When I first started playing HQ Trivia, I hated when host Scott Rogowsky called himself Quiz Khalifa. Who does this guy think he is? I thought.
It didn’t take long for me to change my mind; when I started looking forward to hearing Scott do his little spiel. It didn’t take long for people in the office to shout out “Qumero Numero Uno!” in unison with Scott, or shout “SAVAGE QUESTION!” when more than half of the live participants got the question wrong.
And who doesn’t smile when the Host with the Most calls you an HQtie?
Weaving little repetitive nuggets into your work will stick with audiences, and ultimately lead to bigger brand awareness and association.
There are certainly words and phrases millions of people around the world now associate with HQ.
4. Carefully consider the ‘face’ of your brand
The charming Scott Rogowsky IS the HQ Trivia brand.
You can hear the groans when an alternate host is filling in for him.
Dozens of “Where’s Scott?” is posted in the chat section in a matter of seconds.
You simply cannot talk about HQ without talking about Scott.
That’s both a good and bad thing.
You need to carefully consider whether your brand should have a face, a spokesperson, someone audiences can immediately associate with your product, service, or campaign.
It might really work for you. It personalizes. It adds a human touch. It makes your brand more relatable. People may love the face of your brand, but what happens if that person is no longer with you? What happens to HQ if Scott quits tomorrow?
Is HQ only HQ because of Scott?
5. Phased approaches can be effective
When HQ first started, it was only available on iOS, attracted just a few thousand players and offered a total prize pot of just $150.
Now it boasts over a million followers per game, is available on both iOS and Android, with prizes that have exceeded $300,000.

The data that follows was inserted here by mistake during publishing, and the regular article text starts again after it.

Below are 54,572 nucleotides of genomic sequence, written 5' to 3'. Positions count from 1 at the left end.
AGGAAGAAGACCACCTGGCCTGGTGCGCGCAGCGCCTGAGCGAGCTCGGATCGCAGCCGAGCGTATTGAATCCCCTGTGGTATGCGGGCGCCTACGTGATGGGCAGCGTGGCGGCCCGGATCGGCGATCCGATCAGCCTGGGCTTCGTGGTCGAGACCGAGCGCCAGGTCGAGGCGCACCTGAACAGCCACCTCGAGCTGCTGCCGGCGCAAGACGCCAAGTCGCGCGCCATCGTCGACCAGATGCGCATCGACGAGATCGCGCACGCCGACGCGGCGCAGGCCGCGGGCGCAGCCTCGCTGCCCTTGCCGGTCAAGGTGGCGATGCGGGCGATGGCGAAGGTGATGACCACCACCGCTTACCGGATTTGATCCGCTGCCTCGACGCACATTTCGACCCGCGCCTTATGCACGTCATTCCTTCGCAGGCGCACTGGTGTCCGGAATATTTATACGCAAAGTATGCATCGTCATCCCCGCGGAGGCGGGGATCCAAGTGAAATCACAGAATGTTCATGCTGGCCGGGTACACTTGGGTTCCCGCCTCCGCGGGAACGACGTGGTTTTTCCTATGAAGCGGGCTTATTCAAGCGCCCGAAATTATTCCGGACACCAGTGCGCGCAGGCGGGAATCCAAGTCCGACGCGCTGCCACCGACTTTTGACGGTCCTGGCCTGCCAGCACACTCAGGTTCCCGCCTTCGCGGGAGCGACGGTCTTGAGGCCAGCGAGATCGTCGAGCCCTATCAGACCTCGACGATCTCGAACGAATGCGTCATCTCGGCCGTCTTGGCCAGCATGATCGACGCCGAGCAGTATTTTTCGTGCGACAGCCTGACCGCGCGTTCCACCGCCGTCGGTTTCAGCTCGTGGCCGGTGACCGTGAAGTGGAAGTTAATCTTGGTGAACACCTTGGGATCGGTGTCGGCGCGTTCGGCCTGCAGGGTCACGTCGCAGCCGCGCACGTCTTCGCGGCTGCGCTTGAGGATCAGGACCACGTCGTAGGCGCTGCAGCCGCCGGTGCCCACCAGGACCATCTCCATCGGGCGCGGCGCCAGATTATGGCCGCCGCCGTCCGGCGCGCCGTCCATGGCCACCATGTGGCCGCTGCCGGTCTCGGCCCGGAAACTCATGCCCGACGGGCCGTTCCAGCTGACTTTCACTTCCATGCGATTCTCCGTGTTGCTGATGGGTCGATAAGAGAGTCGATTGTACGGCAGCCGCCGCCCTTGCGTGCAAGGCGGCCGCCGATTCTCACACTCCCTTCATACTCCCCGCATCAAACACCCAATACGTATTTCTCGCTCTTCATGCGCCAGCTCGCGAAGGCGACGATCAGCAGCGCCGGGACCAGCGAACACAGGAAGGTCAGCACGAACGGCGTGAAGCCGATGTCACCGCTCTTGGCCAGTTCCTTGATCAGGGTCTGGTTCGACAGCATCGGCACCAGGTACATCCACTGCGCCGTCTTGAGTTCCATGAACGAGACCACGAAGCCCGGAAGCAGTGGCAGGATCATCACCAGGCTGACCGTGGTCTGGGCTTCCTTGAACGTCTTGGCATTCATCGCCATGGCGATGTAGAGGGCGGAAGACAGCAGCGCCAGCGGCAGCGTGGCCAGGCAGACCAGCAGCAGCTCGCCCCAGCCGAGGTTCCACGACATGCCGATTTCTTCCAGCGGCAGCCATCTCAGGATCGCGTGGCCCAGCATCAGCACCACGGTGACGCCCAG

As its audience grew, so did the amount of money up for grabs, but it took HQ a long time before they started introducing features that millions of players have now become accustomed to—game sponsors, celebrity guest hosts, alternate hosts, different games at different times, themed games, the functionality of adding friends and seeing what answers they picked. And who knows what’s next.
But the point is, they took their time.
My guess is they had this ‘let’s-take-it-slow’ strategy from the start.
That gave them time to grow their audience, work out their kinks, and build a pretty compelling case for why advertisers, movie studios, sports leagues and more—should partner with them (throw money at them). Which is exactly what is happening now.
We’ve done campaigns with staggered media buys, launched experiential activations at different stages of the campaign, enlisted influencers and stakeholders during Week 3 instead of Week 1, even released updated creative part-way through a campaign to keep messaging fresh.
It’s a great reminder to consider whether a phased approach, if time and budget allow, could be an effective strategy for your campaign. You don’t need to go ‘all in’ all at once.
There you have it—5 marketing lessons learned from HQ Trivia.
In case you’re wondering, two Calder Bateman staffers have won HQ Trivia (one of them, our Digital Coordinator James, has even won TWICE!)
I’ve never won.
But that’s what I’m going to try and do right now.
Wish me luck.
And add me on HQ @lindorkyeg.
Interested in learning more about digital/social or campaign strategy? Send Digital Strategist Linda Hoang an email at email@example.com